The man credited with single-handedly keeping multicamera sitcoms alive bid his most successful creation adieu this year, sending off CBS' The Big Bang Theory after 12 seasons and 280 episodes with a satisfying series wrapper that drew 18 million viewers. Not that Lorre, 66 — who tells THR that his current comedy infatuation is the edgy Phoebe Waller-Bridge — hasn't shown plenty of skill in the single-camera realm too: Young Sheldon has pulled in an average 14 million viewers in its second season. And Lorre's Netflix exploration of aging, The Kominsky Method, surprised many by winning two Golden Globes — for best comedy and Michael Douglas as best actor in a comedy. (It earned a second-season order not long after.) Next up, Bob Hearts Abishola, a CBS sitcom about a sock-factory owner in Detroit who falls for his Nigerian nurse.

    THREE COMEDIANS — DEAD OR ALIVE — I'D LIKE TO INVITE TO DINNER "Dead comedians at a dinner party? What is wrong with you people?!"

  • Natasha Lyonne, Maya Rudolph

    CATEGORY The Dynamic Duos

    The friends signed a first-look deal with Amazon in November — just don't call their Animal Pictures projects "female comedies." Instead, Lyonne says the goal is to highlight "female voices." Rudolph adds that she's tired of being seen as "part of this group of 'women in comedy,' which is a drag." Their efforts are bearing fruit: Lyonne, 40, co-created and stars in Netflix's Russian Doll, with Amy Poehler on board as co-creator. "[It's] a relief that now my point of view is out there, for better or worse," she says. SNL alumna Rudolph, 46, appears in Poehler's Netflix feature Wine Country and lends her voice to Fox's upcoming animated Bless the Harts.?


    LYONNE "This great Milos Forman movie called Taking Off with Buck Henry."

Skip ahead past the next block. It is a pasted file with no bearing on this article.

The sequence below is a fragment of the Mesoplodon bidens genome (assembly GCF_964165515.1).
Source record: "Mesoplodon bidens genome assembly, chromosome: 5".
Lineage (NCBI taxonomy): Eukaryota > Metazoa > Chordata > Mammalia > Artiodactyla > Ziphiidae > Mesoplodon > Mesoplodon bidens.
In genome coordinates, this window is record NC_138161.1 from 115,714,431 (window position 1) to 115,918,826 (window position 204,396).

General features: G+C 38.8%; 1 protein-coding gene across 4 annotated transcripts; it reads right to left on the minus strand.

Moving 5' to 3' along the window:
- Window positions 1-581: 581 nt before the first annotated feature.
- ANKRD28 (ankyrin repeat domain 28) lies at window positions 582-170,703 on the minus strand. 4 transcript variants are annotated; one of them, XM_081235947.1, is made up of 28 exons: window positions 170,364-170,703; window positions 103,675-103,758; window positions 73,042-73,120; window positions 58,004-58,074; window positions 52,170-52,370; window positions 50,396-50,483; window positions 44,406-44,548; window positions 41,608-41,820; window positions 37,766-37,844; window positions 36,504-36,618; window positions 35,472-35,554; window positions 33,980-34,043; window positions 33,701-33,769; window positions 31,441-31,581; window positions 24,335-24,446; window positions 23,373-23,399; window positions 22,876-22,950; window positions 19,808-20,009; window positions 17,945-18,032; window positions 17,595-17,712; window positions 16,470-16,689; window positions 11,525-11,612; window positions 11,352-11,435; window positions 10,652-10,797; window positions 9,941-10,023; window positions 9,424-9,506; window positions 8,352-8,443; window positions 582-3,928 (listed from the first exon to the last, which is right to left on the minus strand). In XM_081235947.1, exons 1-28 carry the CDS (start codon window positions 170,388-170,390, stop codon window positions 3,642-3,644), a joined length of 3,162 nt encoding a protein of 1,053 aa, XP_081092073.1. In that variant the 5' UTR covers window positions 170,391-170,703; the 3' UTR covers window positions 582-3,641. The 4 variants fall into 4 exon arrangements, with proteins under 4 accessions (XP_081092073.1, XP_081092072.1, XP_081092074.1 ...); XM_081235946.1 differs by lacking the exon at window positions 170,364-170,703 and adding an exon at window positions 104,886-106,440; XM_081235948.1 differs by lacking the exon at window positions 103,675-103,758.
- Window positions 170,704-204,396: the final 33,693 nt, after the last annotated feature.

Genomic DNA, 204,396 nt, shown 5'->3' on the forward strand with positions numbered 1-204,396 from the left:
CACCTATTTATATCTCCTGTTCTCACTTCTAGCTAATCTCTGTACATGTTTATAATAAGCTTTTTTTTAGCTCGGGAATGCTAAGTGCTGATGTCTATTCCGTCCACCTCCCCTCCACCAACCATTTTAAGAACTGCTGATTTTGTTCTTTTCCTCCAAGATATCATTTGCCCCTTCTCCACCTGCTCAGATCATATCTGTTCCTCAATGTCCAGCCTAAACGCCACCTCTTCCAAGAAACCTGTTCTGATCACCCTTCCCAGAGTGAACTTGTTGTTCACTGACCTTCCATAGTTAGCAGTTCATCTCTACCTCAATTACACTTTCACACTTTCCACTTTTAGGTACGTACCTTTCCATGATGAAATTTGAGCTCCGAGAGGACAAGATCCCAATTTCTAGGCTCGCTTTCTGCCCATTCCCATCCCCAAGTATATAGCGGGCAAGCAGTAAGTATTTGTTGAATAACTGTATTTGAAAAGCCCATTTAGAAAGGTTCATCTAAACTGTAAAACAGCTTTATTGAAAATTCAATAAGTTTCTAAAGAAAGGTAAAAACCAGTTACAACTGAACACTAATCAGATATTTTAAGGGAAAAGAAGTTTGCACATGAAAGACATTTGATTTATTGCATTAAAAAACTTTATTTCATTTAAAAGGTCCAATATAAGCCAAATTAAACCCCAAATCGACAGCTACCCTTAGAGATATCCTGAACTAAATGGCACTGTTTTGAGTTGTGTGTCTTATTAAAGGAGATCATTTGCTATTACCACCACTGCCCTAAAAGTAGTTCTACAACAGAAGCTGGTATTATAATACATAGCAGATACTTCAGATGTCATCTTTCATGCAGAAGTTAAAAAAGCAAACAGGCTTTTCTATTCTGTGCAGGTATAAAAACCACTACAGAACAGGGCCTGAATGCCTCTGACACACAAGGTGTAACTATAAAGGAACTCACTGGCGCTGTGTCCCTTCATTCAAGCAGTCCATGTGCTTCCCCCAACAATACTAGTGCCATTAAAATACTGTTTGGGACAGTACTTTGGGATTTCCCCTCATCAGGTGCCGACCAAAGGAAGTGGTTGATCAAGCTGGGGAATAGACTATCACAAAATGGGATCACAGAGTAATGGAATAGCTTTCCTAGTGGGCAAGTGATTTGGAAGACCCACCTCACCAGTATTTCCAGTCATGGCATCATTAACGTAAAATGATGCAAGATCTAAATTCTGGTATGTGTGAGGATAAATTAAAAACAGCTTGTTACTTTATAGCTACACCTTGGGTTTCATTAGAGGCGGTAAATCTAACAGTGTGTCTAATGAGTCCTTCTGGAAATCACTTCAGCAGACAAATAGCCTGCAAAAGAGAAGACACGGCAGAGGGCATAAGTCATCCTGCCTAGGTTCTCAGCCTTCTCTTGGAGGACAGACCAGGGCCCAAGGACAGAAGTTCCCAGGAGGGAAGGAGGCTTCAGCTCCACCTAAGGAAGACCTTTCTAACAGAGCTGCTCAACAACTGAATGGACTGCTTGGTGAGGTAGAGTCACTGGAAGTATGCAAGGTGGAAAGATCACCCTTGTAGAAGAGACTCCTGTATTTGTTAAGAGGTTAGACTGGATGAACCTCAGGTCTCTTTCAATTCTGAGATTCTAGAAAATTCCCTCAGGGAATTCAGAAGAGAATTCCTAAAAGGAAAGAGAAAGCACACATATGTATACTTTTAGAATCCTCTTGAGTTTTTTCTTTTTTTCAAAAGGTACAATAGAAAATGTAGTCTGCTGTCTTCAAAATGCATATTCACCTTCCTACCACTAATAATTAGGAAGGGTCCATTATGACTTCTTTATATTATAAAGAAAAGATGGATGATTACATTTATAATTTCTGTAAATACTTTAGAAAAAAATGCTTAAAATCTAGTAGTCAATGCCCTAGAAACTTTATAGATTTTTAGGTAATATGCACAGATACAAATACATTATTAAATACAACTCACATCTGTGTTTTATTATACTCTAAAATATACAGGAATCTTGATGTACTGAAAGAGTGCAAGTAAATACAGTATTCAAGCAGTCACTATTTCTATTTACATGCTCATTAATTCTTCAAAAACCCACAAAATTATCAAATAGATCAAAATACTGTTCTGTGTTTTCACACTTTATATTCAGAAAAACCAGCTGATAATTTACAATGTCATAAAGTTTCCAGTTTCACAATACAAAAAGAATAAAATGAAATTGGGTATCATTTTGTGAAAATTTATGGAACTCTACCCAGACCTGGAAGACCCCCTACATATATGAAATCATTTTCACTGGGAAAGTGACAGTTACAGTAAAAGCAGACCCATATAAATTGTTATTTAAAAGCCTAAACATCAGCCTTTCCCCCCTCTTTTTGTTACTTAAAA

RUDOLPH "Butthole."

  • Seth MacFarlane

    CATEGORY The Legends

    The multihyphenate is being courted heavily as his deal with Disney-owned 20th Century Fox TV nears its end. "We hope Seth is here for a very long time," studio co-head Jonnie Davis told THR in May. "He's a Mount Rushmore figure of the studio." Family Guy continues to be a major draw, even as it extends into its 20th year on the air. Meanwhile, the 45-year-old animated comedy king has expanded his realm, through production company Fuzzy Door, to include live-action sci-fi series The Orville on Fox, in which he also stars.

    WRITE A ROAST JOKE ABOUT YOURSELF "Seth MacFarlane is so ugly, I wouldn't fuck him with Bea Arthur's vagina (which I have on loan from the Smithsonian because I am a large donor)."

  • The Managers

    CATEGORY The Advocates

    From scoring clients film and TV gigs to orchestrating tours to landing book deals, these comedy masterminds hold in their hands the careers of Hollywood's funniest people. Principato's Artists First steers top talent like Tiffany Haddish, Michael Showalter, Awkwafina and Ike Barinholtz. His colleague Dobbins works with Kenya Barris, Niecy Nash and Tracee Ellis Ross. At Rise, Smith saw client Liz Feldman score a second season for her Netflix series Dead to Me, and Darmody's client Chris Pratt will reunite with director James Gunn for Guardians of the Galaxy 3. Lasker saw Kumail Nanjiani get nominated for a writing Oscar in 2017. And between the two of them, 3 Arts' Miner and Becky handle the business of Tina Fey, Kevin Hart and Mike Schur.


    PRINCIPATO "Kumquat. Say it with me."

  • Sebastian Maniscalco

    CATEGORY The Arena Fillers

    "The environment has changed," notes the stand-up, 47, who says the days of comics waiting for sitcom stardom are long gone. Instead, Maniscalco — an everyman comedian with a badda-bing-badda-boom delivery — envisioned a career of filling arenas, like Andrew Dice Clay (whom he has opened for). And he's achieved it: Maniscalco was the second-biggest live comic in the nation this year, bested only by Kevin Hart, and earning north of $16 million for his past 30 shows, according to Billboard Boxscore. That success has opened doors on the acting front, with roles in Green Book and, next, a part in Martin Scorsese's gangster epic The Irishman, opposite Al Pacino, Robert De Niro and Joe Pesci — or, as he refers to them, "my Italian superheroes."